Texas. Because Texas meets only every other year, their legislative sessions feel especially urgent on matters related to curtailing abusive PBM practices. This year Texas legislators are fielding a large number of bills affecting pharmacy both positively and negatively but we’ve got our eye on Sen. Charles Schwerner’s SB 727, which would ban the practice of patient steering; and Rep. Eddie Lucio III’s HB 1093, which would eliminate reducing claims reimbursements via aggregated effective rates; quality assurance programs or DIR fees. Sen. Lois Kolkhorst’s SB 679 is HB 1093’s companion bill. By the way, for ideas on how to organize an excellent advocacy manual, we highly recommend reviewing the Texas Pharmacy Business Council’s 2021 Legislative Session Preview.
Illinois. Although SB 2008 has undergone 3 subject matter hearings, we’re optimistic the bill will be voted and signed into law before the end of session. Sen. David Koehler’s bill and Rep. Greg Harris companion HB 3630 are organized around patient access and correcting the imbalance of power currently tipped in favor of PBMs. Its 4 key provisions: assuring patient choice by requiring PBMs to accept claims from any licensed pharmacy; allowing any willing provider to join PBM networks; restricting abusive audits; and restricting PBM fees, denials and copayments that exceed the cost of the drug.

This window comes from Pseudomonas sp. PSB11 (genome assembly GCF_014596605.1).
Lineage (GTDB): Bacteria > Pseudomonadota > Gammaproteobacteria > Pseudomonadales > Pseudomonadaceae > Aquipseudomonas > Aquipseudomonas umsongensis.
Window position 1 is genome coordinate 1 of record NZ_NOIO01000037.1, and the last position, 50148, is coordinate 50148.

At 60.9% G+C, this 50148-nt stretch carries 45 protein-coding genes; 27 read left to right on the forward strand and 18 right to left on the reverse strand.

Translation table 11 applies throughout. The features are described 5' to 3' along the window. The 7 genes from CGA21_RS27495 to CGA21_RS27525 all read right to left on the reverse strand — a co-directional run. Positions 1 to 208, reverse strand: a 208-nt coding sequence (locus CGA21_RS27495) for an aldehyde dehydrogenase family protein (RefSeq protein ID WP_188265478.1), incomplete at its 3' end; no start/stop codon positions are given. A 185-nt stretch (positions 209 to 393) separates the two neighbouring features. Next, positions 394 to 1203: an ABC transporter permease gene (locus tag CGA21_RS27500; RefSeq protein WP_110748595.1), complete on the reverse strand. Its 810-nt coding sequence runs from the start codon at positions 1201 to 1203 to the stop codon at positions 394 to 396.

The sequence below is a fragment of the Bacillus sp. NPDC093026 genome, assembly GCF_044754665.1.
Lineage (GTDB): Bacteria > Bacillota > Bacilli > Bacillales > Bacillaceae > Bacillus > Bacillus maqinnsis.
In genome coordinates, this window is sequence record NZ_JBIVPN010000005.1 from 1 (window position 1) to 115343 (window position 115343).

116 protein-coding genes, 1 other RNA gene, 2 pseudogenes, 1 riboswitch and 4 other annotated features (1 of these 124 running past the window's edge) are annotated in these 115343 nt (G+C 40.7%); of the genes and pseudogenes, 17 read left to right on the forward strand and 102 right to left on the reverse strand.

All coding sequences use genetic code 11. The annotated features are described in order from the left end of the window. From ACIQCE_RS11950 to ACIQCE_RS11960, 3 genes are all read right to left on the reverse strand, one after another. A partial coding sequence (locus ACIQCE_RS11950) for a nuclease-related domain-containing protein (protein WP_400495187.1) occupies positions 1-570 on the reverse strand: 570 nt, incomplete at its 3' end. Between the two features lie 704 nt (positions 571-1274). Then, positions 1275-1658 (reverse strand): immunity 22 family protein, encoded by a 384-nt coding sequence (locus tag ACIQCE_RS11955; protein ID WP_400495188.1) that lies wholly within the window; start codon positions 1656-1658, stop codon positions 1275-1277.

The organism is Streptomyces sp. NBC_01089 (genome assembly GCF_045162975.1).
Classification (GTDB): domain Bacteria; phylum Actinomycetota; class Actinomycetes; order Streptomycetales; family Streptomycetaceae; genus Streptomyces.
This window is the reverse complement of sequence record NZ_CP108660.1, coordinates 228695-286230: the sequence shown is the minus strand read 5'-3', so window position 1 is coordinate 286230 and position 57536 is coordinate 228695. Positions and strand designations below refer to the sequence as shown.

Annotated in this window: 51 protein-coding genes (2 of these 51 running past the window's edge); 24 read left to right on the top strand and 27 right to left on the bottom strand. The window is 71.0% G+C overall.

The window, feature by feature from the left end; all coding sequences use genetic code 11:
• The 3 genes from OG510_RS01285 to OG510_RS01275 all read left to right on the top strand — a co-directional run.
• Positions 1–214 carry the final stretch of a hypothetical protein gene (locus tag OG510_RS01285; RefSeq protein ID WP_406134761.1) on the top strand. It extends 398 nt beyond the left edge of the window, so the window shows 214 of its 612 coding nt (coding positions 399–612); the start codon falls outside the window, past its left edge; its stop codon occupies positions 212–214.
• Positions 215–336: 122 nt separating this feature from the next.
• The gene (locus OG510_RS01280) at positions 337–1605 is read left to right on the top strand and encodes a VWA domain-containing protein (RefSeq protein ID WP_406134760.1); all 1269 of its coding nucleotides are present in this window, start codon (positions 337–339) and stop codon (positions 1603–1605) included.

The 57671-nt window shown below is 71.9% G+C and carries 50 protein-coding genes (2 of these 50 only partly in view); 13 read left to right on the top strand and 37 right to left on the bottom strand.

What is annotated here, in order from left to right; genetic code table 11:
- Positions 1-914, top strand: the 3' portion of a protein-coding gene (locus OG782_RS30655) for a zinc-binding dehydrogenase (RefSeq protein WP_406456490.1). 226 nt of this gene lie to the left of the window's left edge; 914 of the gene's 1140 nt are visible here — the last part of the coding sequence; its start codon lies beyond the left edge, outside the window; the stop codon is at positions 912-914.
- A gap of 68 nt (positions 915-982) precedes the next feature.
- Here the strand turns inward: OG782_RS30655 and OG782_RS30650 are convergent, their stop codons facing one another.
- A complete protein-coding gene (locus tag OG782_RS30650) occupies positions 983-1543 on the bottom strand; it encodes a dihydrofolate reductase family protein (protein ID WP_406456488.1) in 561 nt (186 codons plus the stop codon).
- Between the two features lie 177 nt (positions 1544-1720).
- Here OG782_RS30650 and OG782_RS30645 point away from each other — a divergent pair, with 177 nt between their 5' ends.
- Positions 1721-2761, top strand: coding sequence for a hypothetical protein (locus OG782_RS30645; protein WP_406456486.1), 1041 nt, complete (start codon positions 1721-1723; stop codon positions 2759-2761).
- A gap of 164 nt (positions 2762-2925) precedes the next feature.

Louisiana. Always a state to watch, Louisiana continues to lead the charge in forward-thinking legislation. The 2021 session has only just started, but Sen. Fred Mills’ SB 218 and Rep. Christoper Turner’s HB 244 seek to prohibit PBMs and PSAOs from allowing any direct or indirect reductions in payments to pharmacies including “effective rates”, DIR fees, or any other attempts at reduction of payment. Though not exactly alike, the intention of both bills is to create greater accountability and fiduciary relationships between PSAOs and pharmacies. Additionally, Sen. Mills introduced SB 180, requiring the Health Department and Office of Group Benefits to procure PBM services via reverse auction.